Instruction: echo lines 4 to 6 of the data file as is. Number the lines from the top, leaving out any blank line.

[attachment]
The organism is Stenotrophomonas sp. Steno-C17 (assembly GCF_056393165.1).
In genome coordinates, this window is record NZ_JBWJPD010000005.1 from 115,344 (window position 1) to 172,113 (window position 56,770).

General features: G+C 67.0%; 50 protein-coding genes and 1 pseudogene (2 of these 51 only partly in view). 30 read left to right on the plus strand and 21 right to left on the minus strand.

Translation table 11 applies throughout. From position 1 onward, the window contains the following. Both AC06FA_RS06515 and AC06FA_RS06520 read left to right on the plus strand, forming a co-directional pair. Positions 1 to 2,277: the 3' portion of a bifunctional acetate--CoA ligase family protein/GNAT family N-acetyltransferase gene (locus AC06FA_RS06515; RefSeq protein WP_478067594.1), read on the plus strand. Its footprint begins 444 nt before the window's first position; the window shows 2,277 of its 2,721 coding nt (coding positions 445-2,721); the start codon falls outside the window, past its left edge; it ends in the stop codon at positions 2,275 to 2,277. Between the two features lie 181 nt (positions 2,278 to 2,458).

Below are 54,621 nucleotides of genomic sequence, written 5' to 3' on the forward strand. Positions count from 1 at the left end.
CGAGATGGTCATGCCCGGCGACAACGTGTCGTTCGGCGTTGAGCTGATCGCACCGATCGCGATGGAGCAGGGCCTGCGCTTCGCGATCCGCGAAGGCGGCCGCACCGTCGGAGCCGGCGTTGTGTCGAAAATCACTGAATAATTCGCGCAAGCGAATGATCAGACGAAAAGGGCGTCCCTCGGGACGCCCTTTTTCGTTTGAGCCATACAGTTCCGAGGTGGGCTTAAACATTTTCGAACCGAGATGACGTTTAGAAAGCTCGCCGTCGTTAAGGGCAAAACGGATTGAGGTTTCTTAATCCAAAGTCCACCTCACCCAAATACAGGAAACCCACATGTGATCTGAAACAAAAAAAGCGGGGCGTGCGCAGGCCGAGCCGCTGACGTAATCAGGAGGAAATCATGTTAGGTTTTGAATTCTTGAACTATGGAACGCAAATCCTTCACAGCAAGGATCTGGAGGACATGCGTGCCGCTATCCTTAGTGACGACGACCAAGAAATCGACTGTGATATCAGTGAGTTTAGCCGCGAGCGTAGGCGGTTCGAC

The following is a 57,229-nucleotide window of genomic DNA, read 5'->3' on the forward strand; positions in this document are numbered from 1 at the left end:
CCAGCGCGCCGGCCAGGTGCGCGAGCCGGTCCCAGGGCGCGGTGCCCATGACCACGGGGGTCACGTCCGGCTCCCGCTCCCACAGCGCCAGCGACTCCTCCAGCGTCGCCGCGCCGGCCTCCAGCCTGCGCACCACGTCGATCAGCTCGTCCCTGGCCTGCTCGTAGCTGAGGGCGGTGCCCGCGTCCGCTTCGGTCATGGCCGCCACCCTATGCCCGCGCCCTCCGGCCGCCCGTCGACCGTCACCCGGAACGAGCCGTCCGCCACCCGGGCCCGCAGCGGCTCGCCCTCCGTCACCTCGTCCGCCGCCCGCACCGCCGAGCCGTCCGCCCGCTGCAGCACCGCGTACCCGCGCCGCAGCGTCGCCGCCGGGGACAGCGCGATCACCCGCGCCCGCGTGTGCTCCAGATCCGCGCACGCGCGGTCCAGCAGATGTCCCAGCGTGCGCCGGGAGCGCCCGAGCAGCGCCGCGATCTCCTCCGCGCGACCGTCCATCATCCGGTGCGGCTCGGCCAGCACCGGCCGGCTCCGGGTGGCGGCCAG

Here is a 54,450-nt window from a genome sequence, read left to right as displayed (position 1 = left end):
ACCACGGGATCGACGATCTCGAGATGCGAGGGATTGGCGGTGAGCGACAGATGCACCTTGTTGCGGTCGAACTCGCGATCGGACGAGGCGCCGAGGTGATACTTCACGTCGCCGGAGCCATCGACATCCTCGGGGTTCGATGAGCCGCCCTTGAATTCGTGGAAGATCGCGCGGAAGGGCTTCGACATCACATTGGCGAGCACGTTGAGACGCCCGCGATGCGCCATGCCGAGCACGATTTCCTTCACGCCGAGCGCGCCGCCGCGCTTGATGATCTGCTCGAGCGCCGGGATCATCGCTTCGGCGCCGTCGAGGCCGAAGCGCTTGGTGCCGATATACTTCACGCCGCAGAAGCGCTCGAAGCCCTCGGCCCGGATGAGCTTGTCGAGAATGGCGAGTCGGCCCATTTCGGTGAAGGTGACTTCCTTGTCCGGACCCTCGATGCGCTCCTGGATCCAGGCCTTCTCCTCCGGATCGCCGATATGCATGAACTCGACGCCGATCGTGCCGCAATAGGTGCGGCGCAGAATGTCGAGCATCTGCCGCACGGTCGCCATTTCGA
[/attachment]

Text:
Translation table 11 applies throughout. From position 1 onward, the window contains the following. Both AC06FA_RS06515 and AC06FA_RS06520 read left to right on the plus strand, forming a co-directional pair. Positions 1 to 2,277: the 3' portion of a bifunctional acetate--CoA ligase family protein/GNAT family N-acetyltransferase gene (locus AC06FA_RS06515; RefSeq protein WP_478067594.1), read on the plus strand. Its footprint begins 444 nt before the window's first position; the window shows 2,277 of its 2,721 coding nt (coding positions 445-2,721); the start codon falls outside the window, past its left edge; it ends in the stop codon at positions 2,275 to 2,277. Between the two features lie 181 nt (positions 2,278 to 2,458).

Below are 54,621 nucleotides of genomic sequence, written 5' to 3' on the forward strand. Positions count from 1 at the left end.
CGAGATGGTCATGCCCGGCGACAACGTGTCGTTCGGCGTTGAGCTGATCGCACCGATCGCGATGGAGCAGGGCCTGCGCTTCGCGATCCGCGAAGGCGGCCGCACCGTCGGAGCCGGCGTTGTGTCGAAAATCACTGAATAATTCGCGCAAGCGAATGATCAGACGAAAAGGGCGTCCCTCGGGACGCCCTTTTTCGTTTGAGCCATACAGTTCCGAGGTGGGCTTAAACATTTTCGAACCGAGATGACGTTTAGAAAGCTCGCCGTCGTTAAGGGCAAAACGGATTGAGGTTTCTTAATCCAAAGTCCACCTCACCCAAATACAGGAAACCCACATGTGATCTGAAACAAAAAAAGCGGGGCGTGCGCAGGCCGAGCCGCTGACGTAATCAGGAGGAAATCATGTTAGGTTTTGAATTCTTGAACTATGGAACGCAAATCCTTCACAGCAAGGATCTGGAGGACATGCGTGCCGCTATCCTTAGTGACGACGACCAAGAAATCGACTGTGATATCAGTGAGTTTAGCCGCGAGCGTAGGCGGTTCGAC